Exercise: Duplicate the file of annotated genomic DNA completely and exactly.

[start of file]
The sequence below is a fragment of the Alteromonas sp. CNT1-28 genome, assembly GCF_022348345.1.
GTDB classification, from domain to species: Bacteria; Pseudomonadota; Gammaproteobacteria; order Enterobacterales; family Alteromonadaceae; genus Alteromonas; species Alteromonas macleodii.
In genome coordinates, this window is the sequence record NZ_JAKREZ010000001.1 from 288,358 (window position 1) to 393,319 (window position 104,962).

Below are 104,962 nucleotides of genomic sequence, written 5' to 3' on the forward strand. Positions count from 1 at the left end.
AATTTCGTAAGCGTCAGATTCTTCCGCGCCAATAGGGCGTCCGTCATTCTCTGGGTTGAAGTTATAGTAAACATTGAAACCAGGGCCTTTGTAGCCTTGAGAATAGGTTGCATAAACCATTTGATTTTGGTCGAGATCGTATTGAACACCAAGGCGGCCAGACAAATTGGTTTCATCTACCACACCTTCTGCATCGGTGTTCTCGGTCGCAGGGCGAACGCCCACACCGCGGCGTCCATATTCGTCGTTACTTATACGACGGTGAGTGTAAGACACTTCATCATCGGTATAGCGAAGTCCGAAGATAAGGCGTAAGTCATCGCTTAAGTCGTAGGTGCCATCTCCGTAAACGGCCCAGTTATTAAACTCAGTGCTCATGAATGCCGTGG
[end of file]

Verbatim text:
The sequence below is a fragment of the Alteromonas sp. CNT1-28 genome, assembly GCF_022348345.1.
GTDB classification, from domain to species: Bacteria; Pseudomonadota; Gammaproteobacteria; order Enterobacterales; family Alteromonadaceae; genus Alteromonas; species Alteromonas macleodii.
In genome coordinates, this window is the sequence record NZ_JAKREZ010000001.1 from 288,358 (window position 1) to 393,319 (window position 104,962).

Below are 104,962 nucleotides of genomic sequence, written 5' to 3' on the forward strand. Positions count from 1 at the left end.
AATTTCGTAAGCGTCAGATTCTTCCGCGCCAATAGGGCGTCCGTCATTCTCTGGGTTGAAGTTATAGTAAACATTGAAACCAGGGCCTTTGTAGCCTTGAGAATAGGTTGCATAAACCATTTGATTTTGGTCGAGATCGTATTGAACACCAAGGCGGCCAGACAAATTGGTTTCATCTACCACACCTTCTGCATCGGTGTTCTCGGTCGCAGGGCGAACGCCCACACCGCGGCGTCCATATTCGTCGTTACTTATACGACGGTGAGTGTAAGACACTTCATCATCGGTATAGCGAAGTCCGAAGATAAGGCGTAAGTCATCGCTTAAGTCGTAGGTGCCATCTCCGTAAACGGCCCAGTTATTAAACTCAGTGCTCATGAATGCCGTGG